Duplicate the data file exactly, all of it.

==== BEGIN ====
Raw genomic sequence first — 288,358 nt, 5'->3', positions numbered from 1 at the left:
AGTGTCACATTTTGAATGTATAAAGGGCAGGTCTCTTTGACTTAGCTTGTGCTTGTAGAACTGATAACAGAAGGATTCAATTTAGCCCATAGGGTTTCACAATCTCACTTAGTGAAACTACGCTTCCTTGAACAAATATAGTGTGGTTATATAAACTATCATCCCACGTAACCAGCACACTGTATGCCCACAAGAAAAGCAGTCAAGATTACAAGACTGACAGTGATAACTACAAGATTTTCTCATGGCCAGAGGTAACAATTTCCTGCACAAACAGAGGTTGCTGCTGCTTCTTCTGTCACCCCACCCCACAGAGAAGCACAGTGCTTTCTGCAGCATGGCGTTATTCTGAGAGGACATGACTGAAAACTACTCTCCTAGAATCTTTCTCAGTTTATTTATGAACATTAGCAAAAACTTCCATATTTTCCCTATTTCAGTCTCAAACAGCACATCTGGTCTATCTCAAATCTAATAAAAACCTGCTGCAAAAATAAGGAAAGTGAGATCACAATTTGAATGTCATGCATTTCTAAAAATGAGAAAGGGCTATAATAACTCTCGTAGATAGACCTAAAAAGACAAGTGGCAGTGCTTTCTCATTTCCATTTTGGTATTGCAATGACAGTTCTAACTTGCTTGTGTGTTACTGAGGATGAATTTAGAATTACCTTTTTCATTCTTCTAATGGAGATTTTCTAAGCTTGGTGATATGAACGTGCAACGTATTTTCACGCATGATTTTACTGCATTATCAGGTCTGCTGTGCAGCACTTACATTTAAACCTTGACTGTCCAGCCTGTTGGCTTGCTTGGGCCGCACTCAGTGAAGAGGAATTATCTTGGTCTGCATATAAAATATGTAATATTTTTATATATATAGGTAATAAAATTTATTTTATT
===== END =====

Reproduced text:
Raw genomic sequence first — 288,358 nt, 5'->3', positions numbered from 1 at the left:
AGTGTCACATTTTGAATGTATAAAGGGCAGGTCTCTTTGACTTAGCTTGTGCTTGTAGAACTGATAACAGAAGGATTCAATTTAGCCCATAGGGTTTCACAATCTCACTTAGTGAAACTACGCTTCCTTGAACAAATATAGTGTGGTTATATAAACTATCATCCCACGTAACCAGCACACTGTATGCCCACAAGAAAAGCAGTCAAGATTACAAGACTGACAGTGATAACTACAAGATTTTCTCATGGCCAGAGGTAACAATTTCCTGCACAAACAGAGGTTGCTGCTGCTTCTTCTGTCACCCCACCCCACAGAGAAGCACAGTGCTTTCTGCAGCATGGCGTTATTCTGAGAGGACATGACTGAAAACTACTCTCCTAGAATCTTTCTCAGTTTATTTATGAACATTAGCAAAAACTTCCATATTTTCCCTATTTCAGTCTCAAACAGCACATCTGGTCTATCTCAAATCTAATAAAAACCTGCTGCAAAAATAAGGAAAGTGAGATCACAATTTGAATGTCATGCATTTCTAAAAATGAGAAAGGGCTATAATAACTCTCGTAGATAGACCTAAAAAGACAAGTGGCAGTGCTTTCTCATTTCCATTTTGGTATTGCAATGACAGTTCTAACTTGCTTGTGTGTTACTGAGGATGAATTTAGAATTACCTTTTTCATTCTTCTAATGGAGATTTTCTAAGCTTGGTGATATGAACGTGCAACGTATTTTCACGCATGATTTTACTGCATTATCAGGTCTGCTGTGCAGCACTTACATTTAAACCTTGACTGTCCAGCCTGTTGGCTTGCTTGGGCCGCACTCAGTGAAGAGGAATTATCTTGGTCTGCATATAAAATATGTAATATTTTTATATATATAGGTAATAAAATTTATTTTATT